Pre-College Leadership Institute
Friday, July 21, 2017 - Tuesday, July 25, 2017
Students will receive a certification of completion at the end of the program and will be ready to implement their project in their community. Most importantly, students in the Leadership Institute will be empowered with the leadership, communication, and project planning tools to succeed in the sciences and beyond.
During the Leadership Institute, students will participate in a range of hands-on sessions to expand their skills in multiple areas of scientific research, including:
Resume development for college applications to emphasize leadership for out-of-class projects
Creating a research agenda, including literature and peer review
Mentorship under the direction of young scientists
Leadership in STEM with real world examples
Communication, public speaking, and critical thinking skills for academic and career success
Experiments at off-site scientific laboratories
Scientific collaboration & problem-solving skills
Building a Scientific Network & project planning
The New York Academy of Sciences is collaborating with Fancy Science to welcome students from China to the Leadership Institute.
What are the dates and times of the program?
July 21st (5pm – 7pm); July 22nd – July 25th (9am – 5pm)
Where is it held?
The New York Academy of Sciences, 250 Greenwich St/7 World Trade Center, 40th Floor, New York, NY 10007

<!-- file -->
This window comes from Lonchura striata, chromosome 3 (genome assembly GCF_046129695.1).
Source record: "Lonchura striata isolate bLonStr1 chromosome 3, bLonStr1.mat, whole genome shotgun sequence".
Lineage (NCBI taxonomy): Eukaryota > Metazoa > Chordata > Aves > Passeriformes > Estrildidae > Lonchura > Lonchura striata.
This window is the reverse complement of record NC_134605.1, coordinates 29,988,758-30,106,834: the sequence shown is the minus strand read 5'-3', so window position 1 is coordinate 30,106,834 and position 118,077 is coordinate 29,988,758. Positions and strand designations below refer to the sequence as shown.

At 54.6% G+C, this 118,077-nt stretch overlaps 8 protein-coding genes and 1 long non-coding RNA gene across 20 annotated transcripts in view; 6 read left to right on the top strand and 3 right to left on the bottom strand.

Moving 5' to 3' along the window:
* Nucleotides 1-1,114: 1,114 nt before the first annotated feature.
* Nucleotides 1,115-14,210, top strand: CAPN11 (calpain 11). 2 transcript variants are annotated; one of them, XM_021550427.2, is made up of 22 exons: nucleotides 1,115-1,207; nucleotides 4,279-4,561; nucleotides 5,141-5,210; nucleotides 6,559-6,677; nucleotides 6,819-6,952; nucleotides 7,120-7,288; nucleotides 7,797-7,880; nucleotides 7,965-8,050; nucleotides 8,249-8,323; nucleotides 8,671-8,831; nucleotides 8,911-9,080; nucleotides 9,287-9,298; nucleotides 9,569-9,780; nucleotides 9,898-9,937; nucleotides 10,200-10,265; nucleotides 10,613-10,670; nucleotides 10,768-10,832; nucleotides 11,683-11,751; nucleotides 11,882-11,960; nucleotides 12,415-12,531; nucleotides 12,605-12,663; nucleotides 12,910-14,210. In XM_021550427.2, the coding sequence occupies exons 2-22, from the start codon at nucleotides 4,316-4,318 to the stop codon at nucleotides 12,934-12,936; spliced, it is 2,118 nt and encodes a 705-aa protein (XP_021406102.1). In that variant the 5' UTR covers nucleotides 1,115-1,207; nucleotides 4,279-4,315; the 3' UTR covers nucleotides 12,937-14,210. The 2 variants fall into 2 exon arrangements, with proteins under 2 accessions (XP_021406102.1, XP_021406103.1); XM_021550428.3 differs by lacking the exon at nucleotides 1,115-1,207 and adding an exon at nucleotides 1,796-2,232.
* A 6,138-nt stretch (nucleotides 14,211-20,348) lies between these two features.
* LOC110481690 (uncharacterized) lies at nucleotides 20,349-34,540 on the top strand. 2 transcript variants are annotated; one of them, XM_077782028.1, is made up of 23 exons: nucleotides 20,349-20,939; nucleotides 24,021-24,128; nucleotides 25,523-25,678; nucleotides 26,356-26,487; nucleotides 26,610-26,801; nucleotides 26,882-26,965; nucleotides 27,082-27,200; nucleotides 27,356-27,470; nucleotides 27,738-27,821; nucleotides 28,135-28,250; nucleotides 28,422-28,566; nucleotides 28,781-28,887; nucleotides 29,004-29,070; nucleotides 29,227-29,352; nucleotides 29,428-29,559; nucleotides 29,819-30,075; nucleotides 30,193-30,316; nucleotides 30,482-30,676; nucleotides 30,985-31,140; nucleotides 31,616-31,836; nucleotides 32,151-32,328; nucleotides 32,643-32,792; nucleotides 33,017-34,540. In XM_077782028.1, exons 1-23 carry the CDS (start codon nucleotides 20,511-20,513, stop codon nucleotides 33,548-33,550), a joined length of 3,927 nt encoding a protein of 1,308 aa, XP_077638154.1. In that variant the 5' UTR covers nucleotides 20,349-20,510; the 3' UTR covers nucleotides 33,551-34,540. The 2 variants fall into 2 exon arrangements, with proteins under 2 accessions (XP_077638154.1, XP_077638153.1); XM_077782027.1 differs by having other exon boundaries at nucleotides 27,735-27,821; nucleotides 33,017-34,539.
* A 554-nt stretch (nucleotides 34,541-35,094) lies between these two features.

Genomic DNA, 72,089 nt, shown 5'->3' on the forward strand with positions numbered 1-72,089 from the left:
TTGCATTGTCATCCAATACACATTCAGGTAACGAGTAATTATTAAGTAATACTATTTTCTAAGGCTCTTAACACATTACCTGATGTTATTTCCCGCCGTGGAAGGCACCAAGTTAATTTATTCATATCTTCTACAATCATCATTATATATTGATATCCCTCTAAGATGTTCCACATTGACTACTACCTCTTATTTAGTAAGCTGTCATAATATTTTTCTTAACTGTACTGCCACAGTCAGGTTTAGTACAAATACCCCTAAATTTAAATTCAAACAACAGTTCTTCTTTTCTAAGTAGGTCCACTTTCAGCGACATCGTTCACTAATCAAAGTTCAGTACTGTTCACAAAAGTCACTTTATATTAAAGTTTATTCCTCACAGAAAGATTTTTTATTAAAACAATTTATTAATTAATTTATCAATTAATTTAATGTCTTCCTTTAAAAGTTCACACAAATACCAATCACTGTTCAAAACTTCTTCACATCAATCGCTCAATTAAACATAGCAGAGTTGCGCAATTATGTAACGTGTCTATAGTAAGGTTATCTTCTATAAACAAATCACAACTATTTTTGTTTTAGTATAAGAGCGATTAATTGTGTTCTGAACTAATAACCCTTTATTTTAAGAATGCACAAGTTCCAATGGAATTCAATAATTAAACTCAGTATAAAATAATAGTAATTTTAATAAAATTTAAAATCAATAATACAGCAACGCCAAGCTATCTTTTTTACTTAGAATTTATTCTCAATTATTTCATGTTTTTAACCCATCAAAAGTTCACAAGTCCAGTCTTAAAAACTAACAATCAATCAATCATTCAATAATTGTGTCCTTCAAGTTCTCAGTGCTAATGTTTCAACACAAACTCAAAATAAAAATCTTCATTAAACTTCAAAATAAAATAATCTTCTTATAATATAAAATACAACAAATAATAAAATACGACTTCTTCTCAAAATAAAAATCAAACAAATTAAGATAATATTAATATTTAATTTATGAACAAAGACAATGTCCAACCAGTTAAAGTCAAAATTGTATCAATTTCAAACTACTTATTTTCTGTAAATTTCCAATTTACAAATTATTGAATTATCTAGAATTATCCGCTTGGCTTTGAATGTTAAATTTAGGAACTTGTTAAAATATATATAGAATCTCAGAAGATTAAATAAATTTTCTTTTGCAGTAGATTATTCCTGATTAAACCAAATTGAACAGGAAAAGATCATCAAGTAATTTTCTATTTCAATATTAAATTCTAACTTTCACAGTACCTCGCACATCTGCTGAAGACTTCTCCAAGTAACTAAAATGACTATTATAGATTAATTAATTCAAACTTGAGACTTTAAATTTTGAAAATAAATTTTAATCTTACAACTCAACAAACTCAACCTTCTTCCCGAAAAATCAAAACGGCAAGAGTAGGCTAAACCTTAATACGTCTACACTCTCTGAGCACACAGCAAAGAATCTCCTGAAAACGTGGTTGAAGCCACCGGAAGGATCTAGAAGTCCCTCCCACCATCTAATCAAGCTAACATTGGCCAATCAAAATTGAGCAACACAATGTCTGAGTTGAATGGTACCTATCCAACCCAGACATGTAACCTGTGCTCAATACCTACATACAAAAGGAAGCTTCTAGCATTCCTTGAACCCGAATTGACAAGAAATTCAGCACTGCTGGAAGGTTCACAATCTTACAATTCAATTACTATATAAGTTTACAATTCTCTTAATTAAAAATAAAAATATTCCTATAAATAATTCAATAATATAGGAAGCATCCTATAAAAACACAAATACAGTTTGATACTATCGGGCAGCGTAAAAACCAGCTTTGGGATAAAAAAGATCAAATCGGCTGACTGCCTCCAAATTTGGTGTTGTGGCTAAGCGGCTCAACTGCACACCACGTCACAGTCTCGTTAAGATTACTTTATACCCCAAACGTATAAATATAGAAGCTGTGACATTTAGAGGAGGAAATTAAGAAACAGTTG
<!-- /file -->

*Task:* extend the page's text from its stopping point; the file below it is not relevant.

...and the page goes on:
Who is eligible to apply for the program?
High School Students who are going into either 10th, 11th, or 12th grade. The Academy is unable to provide housing or transportation but non-local students are welcome to register.
How much does the program cost?
The program costs $750. Please email email@example.com for information about financial assistance.
Lunch is included in the program cost.
How do I register for the program?
Parents and/or guardians may register the student for the cohort. Upon confirmation of payment, the parent and/or guardian will receive an email from the Academy, which will go over next steps. In order to participate in the program, the following steps will need to be completed:
Parent and/or guardian signs a permission slip permitting the student to attend the program;
Parent and/or guardian provides prospective student’s email address;
Prospective student completes email, submitting a project idea to program administration.
How many students will be accepted?
Up to 60 students will be accepted for this cohort.
When will I be notified about my application?
Priority applications are due April 1, 2017. After that, applications are accepted on a rolling basis until June 30th. Applications will be reviewed on a rolling basis.
When is the deadline for applications?
Applications accepted until the program is full or June 30th, 2016.
Are housing or travel costs included in the cost?
No; students will need to cover these costs.
Is financial aid available?
Please contact Krystal Voltaire (firstname.lastname@example.org) for more information about financial assistance.
Is there a dress code?
No, although students should aim to wear clothes that permit easy movement for activities.
Meghan Groome, PhD
Dr. Meghan Groome is the founding Senior Vice President of Education at the Academy, which includes a global portfolio of K-12, higher education, and public engagement programs. She is an Adjunct Assistant Professor at SUNY College of Environmental Science and Forestry and the Principal Investigator or Co-Investigator on numerous National Science Foundation grants. She also served as an Education Policy Fellow for the Institute for Educational Leadership in China.